Université Jean Moulin Lyon 3 - Faculty of Law

The silent masters of the oceans: the strategic and non-proliferation implications of nuclear-powered submarines in Australia and Brazil

At the International Atomic Energy Agency (IAEA) General Conference in 2022, Director General Rafael Grossi emphasizes that “the world of nuclear proliferation and safeguards is changing,” and that this change creates important technical and political challenges. The announcement of the AUKUS agreement and the progress of Brazil’s nuclear-powered submarine program reflect regional geopolitical realignments. Internationally, the IAEA safeguards system is challenged by these developments insofar as they entail risks of nuclear proliferation. How does the acquisition of nuclear-powered submarines impact both the regional and international strategic balance and nuclear non-proliferation norms? The purpose of this research note is to analyze the geopolitical motivations of nuclear-powered submarine programs in Australia and Brazil and their implications for nonproliferation instruments.

𝐉𝐚𝐧𝐮𝐚𝐫𝐲 𝟐𝟎𝟐𝟑

By Douglas Rocha

The affirmation of the U.S. space nuclear technology strategy

Since 2017, U.S. interest in space-based nuclear power applications appears renewed. In a context of growing international competition, these applications are even receiving increasingly structured political support. The objective of this note is to examine these developments in order to put into perspective the issues that accompany them. Although primarily intended for interplanetary exploration (surface energy supply and high-performance propulsion), space nuclear technologies remain dual.

By Amaury Dufay

The Nuclear Sea-Launched Cruise Missile (SLCM-N): Implication for U.S. nuclear strategy and arms control

In May 2021, soon after taking office, the Biden administration confirmed the decision to fund the NucleaSea-launched Cruise Missile (SLCM-N), one of the most controversial programs of Donald Trump’s term. The decision was received with surprise by some analysts: Joseph Biden had argued against this new weapon during his campaign. Finally, after considerable discussion within the government and the armed forces, the Democratic administration appears to have reconsidered its decision and canceled the SLCM-N program.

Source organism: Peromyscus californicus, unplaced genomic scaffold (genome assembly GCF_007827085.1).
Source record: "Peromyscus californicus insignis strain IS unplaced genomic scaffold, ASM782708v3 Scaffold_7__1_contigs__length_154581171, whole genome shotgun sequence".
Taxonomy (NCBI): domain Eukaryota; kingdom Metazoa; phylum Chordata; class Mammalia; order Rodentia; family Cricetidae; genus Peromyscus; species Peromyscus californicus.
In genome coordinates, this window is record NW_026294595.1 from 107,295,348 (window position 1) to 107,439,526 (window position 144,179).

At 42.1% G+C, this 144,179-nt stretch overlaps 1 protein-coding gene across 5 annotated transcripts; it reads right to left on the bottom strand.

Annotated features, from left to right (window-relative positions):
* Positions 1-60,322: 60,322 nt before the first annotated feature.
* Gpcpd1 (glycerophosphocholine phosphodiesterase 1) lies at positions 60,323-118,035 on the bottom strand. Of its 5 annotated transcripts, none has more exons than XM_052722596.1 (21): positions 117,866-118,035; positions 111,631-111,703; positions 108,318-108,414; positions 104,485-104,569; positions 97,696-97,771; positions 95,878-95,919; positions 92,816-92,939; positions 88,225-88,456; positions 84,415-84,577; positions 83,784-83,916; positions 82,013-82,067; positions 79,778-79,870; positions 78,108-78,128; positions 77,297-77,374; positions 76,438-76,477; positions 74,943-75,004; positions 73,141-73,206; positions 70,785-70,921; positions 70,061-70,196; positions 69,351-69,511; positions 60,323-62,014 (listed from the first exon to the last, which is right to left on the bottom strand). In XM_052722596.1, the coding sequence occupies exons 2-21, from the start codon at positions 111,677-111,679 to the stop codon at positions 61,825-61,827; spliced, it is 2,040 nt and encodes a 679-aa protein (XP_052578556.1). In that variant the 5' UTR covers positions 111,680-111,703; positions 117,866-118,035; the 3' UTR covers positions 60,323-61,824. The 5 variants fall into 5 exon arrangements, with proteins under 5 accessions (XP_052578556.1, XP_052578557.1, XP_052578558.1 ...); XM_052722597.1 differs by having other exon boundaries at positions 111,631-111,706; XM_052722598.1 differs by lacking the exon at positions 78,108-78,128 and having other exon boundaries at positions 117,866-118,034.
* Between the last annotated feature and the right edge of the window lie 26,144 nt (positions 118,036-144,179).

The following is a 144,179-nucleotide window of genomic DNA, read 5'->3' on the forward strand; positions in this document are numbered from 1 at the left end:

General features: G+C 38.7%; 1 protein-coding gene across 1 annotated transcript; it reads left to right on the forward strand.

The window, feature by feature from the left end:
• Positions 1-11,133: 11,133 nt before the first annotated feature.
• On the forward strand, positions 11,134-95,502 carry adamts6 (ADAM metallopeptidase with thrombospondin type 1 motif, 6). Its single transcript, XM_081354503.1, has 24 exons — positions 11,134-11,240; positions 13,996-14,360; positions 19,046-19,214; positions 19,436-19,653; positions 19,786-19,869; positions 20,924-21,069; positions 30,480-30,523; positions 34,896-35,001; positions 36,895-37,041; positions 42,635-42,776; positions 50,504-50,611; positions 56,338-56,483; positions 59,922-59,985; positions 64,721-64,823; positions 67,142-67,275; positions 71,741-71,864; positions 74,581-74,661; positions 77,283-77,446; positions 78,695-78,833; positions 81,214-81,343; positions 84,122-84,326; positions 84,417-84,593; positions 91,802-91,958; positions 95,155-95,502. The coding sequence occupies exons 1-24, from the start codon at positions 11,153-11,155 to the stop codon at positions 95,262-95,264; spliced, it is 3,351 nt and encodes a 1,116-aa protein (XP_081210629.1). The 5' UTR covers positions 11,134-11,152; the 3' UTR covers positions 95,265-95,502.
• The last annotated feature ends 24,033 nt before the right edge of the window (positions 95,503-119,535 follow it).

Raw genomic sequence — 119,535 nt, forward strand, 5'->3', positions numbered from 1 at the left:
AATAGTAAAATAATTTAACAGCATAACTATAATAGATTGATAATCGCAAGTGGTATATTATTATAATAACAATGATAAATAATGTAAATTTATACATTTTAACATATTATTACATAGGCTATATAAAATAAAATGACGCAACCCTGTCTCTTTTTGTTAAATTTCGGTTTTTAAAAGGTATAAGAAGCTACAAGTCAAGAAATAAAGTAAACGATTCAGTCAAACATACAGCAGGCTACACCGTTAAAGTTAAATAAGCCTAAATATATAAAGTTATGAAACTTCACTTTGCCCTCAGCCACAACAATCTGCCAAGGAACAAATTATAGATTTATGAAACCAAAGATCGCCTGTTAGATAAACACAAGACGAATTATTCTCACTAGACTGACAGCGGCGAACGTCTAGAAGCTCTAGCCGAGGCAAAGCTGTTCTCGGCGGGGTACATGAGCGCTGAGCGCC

By Douglas Rocha

Model digital transformation for Defense organizations : In search of the Fit

Defense organizations have always been confronted with the question of integrating technological innovations. These technologies can be used in the context of operational actions, but they also serve to improve the performance of defense organizations (Joint forces headquarters, planning staffs for example).

By Jean-Fabrice Lebraty

Cyber threats: a new issue for space security

For a long time, reflections on space security have focused on attacks of a kinetic nature or of electromagnetic origin. With the expansion of cyberspace, the space industry has had to consider new threats and new types of actors.

By Benoît Wagner

Alternatives to the aircraft carrier: an analysis of the French strategic debate

Since the end of the Second World War, the status of capital ship of the aircraft carrier has been a consensus. However, the criticisms against him seem to be on the increase today. These are based on geostrategic, techno-capability and / or economic considerations.

By Pierre Vallée

The digital integration of armies, from tactical incorporation to strategic conjunction

The implementation of digital tools in the armed forces has led to upheavals at both an organizational and human level, which cannot be understood from a simple technical or technological point of view. For this reason, this paper focuses on conducting a human and sociological analysis centered on the process of “digitalization of armies” rather than analyzing cyber separate from the rest of the armed forces.

By Antony Dabila

Floating and submerged nuclear power plants: towards the emergence of energy thalassocracies?

Moving nuclear power generation out to sea is not as innocuous as one might think. At a time when Russia and China have embarked on the construction of vast fleets of offshore nuclear power plants destined to conquer new markets, the emergence of these small disruptive reactors raises the question of their
possible exploitation for geostrategic purposes.

By Hélène Lecomte